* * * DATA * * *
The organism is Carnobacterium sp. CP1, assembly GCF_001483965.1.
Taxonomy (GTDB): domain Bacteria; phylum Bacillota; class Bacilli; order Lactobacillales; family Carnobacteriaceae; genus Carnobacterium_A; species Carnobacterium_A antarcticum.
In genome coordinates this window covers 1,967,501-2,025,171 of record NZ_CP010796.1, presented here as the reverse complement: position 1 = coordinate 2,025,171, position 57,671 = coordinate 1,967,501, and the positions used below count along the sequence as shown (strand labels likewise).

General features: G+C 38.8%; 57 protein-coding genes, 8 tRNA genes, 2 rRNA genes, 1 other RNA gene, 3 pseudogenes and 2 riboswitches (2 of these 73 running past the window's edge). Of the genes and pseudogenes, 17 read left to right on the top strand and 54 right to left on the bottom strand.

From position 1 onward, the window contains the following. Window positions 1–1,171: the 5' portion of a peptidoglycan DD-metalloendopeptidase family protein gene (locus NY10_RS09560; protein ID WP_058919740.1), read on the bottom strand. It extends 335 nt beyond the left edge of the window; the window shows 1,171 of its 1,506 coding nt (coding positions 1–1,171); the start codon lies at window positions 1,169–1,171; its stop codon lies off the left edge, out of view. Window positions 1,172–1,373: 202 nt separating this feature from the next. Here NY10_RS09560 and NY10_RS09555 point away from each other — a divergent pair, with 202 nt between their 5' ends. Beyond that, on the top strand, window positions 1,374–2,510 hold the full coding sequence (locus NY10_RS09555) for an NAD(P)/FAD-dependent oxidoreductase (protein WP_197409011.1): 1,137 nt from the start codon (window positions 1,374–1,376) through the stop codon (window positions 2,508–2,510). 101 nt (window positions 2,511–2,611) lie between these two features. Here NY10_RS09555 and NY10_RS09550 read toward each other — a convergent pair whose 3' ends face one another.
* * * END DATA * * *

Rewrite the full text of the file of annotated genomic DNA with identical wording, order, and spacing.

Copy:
The organism is Carnobacterium sp. CP1, assembly GCF_001483965.1.
Taxonomy (GTDB): domain Bacteria; phylum Bacillota; class Bacilli; order Lactobacillales; family Carnobacteriaceae; genus Carnobacterium_A; species Carnobacterium_A antarcticum.
In genome coordinates this window covers 1,967,501-2,025,171 of record NZ_CP010796.1, presented here as the reverse complement: position 1 = coordinate 2,025,171, position 57,671 = coordinate 1,967,501, and the positions used below count along the sequence as shown (strand labels likewise).

General features: G+C 38.8%; 57 protein-coding genes, 8 tRNA genes, 2 rRNA genes, 1 other RNA gene, 3 pseudogenes and 2 riboswitches (2 of these 73 running past the window's edge). Of the genes and pseudogenes, 17 read left to right on the top strand and 54 right to left on the bottom strand.

From position 1 onward, the window contains the following. Window positions 1–1,171: the 5' portion of a peptidoglycan DD-metalloendopeptidase family protein gene (locus NY10_RS09560; protein ID WP_058919740.1), read on the bottom strand. It extends 335 nt beyond the left edge of the window; the window shows 1,171 of its 1,506 coding nt (coding positions 1–1,171); the start codon lies at window positions 1,169–1,171; its stop codon lies off the left edge, out of view. Window positions 1,172–1,373: 202 nt separating this feature from the next. Here NY10_RS09560 and NY10_RS09555 point away from each other — a divergent pair, with 202 nt between their 5' ends. Beyond that, on the top strand, window positions 1,374–2,510 hold the full coding sequence (locus NY10_RS09555) for an NAD(P)/FAD-dependent oxidoreductase (protein WP_197409011.1): 1,137 nt from the start codon (window positions 1,374–1,376) through the stop codon (window positions 2,508–2,510). 101 nt (window positions 2,511–2,611) lie between these two features. Here NY10_RS09555 and NY10_RS09550 read toward each other — a convergent pair whose 3' ends face one another.